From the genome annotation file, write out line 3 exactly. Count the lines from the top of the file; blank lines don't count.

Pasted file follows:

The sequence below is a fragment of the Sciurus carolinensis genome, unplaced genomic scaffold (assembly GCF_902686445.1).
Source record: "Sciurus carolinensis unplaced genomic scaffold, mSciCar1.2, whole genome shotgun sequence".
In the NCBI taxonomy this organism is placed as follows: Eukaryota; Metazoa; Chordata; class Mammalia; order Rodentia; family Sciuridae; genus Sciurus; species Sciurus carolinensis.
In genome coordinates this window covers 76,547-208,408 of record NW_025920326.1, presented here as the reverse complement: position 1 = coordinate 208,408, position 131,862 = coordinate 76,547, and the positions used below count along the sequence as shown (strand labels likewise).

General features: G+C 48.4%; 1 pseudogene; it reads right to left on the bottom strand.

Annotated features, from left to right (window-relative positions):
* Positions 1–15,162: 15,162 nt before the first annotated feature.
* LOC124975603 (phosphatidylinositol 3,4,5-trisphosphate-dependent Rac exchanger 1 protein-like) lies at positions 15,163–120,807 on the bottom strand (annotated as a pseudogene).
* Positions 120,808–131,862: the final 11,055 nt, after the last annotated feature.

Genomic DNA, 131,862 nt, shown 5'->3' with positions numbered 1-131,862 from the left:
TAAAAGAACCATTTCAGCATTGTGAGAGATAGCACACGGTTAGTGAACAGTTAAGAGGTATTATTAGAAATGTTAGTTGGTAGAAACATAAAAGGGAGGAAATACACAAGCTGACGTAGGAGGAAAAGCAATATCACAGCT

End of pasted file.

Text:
In the NCBI taxonomy this organism is placed as follows: Eukaryota; Metazoa; Chordata; class Mammalia; order Rodentia; family Sciuridae; genus Sciurus; species Sciurus carolinensis.